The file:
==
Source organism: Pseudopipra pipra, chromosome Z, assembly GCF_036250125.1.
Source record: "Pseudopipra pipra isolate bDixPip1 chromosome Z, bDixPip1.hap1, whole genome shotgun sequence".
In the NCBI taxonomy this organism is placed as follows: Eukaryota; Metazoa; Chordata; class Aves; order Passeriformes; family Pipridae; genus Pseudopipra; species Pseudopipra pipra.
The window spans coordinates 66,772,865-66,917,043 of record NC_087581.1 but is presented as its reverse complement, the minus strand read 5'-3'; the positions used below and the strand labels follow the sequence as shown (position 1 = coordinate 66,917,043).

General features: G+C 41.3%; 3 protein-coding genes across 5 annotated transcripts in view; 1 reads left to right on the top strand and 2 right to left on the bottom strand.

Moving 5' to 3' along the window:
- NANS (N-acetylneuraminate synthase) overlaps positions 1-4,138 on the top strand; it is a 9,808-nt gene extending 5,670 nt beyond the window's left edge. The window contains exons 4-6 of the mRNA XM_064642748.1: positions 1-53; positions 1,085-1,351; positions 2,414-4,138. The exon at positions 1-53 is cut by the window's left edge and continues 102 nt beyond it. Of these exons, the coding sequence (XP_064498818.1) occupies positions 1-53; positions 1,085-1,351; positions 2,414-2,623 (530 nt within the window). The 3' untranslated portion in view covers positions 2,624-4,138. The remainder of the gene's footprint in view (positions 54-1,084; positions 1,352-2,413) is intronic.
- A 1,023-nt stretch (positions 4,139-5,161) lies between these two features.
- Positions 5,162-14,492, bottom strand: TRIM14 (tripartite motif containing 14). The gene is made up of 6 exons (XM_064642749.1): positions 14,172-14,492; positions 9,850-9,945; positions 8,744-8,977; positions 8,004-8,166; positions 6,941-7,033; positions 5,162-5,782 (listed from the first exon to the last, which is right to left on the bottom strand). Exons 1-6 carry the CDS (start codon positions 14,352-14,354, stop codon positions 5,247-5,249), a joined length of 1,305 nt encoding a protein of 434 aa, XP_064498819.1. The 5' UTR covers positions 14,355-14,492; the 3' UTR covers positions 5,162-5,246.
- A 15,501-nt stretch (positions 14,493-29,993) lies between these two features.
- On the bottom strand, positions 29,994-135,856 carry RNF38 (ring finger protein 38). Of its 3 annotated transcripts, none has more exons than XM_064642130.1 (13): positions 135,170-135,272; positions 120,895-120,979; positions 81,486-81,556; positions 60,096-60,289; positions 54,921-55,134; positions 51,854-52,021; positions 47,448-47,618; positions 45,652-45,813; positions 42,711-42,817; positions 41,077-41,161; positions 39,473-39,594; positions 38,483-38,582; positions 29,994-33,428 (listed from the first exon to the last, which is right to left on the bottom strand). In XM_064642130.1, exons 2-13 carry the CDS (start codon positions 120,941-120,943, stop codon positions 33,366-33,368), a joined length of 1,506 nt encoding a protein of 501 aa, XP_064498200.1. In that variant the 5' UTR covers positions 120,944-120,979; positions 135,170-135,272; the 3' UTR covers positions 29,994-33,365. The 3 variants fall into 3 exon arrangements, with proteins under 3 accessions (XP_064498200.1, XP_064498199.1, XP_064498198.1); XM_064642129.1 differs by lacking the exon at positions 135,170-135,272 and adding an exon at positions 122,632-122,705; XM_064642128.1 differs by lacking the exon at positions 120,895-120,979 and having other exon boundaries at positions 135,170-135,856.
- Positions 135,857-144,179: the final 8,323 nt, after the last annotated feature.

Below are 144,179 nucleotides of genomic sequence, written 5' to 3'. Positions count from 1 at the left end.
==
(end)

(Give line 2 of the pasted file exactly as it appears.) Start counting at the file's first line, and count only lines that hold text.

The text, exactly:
Source record: "Pseudopipra pipra isolate bDixPip1 chromosome Z, bDixPip1.hap1, whole genome shotgun sequence".